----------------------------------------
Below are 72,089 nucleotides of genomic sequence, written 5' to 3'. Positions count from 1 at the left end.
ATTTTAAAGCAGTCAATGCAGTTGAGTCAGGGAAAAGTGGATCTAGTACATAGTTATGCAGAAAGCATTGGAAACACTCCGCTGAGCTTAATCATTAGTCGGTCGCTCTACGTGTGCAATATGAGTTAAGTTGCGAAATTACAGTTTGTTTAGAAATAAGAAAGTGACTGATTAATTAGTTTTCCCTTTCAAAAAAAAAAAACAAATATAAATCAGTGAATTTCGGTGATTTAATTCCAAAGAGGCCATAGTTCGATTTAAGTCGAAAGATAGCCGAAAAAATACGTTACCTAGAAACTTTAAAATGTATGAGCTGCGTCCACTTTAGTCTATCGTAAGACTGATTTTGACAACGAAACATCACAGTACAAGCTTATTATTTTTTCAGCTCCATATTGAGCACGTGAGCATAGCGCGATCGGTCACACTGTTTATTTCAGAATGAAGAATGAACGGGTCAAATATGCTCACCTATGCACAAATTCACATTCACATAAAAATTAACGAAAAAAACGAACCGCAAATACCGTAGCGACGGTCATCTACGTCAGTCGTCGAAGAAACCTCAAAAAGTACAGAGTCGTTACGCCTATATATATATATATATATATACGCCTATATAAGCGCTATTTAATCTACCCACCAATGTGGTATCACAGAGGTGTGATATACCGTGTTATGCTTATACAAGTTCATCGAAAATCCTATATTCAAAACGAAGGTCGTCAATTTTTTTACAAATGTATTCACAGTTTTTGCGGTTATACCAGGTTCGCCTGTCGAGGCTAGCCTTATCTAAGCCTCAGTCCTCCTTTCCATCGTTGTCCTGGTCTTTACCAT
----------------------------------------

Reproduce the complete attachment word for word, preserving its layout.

Below are 72,089 nucleotides of genomic sequence, written 5' to 3'. Positions count from 1 at the left end.
ATTTTAAAGCAGTCAATGCAGTTGAGTCAGGGAAAAGTGGATCTAGTACATAGTTATGCAGAAAGCATTGGAAACACTCCGCTGAGCTTAATCATTAGTCGGTCGCTCTACGTGTGCAATATGAGTTAAGTTGCGAAATTACAGTTTGTTTAGAAATAAGAAAGTGACTGATTAATTAGTTTTCCCTTTCAAAAAAAAAAAACAAATATAAATCAGTGAATTTCGGTGATTTAATTCCAAAGAGGCCATAGTTCGATTTAAGTCGAAAGATAGCCGAAAAAATACGTTACCTAGAAACTTTAAAATGTATGAGCTGCGTCCACTTTAGTCTATCGTAAGACTGATTTTGACAACGAAACATCACAGTACAAGCTTATTATTTTTTCAGCTCCATATTGAGCACGTGAGCATAGCGCGATCGGTCACACTGTTTATTTCAGAATGAAGAATGAACGGGTCAAATATGCTCACCTATGCACAAATTCACATTCACATAAAAATTAACGAAAAAAACGAACCGCAAATACCGTAGCGACGGTCATCTACGTCAGTCGTCGAAGAAACCTCAAAAAGTACAGAGTCGTTACGCCTATATATATATATATATATATACGCCTATATAAGCGCTATTTAATCTACCCACCAATGTGGTATCACAGAGGTGTGATATACCGTGTTATGCTTATACAAGTTCATCGAAAATCCTATATTCAAAACGAAGGTCGTCAATTTTTTTACAAATGTATTCACAGTTTTTGCGGTTATACCAGGTTCGCCTGTCGAGGCTAGCCTTATCTAAGCCTCAGTCCTCCTTTCCATCGTTGTCCTGGTCTTTACCAT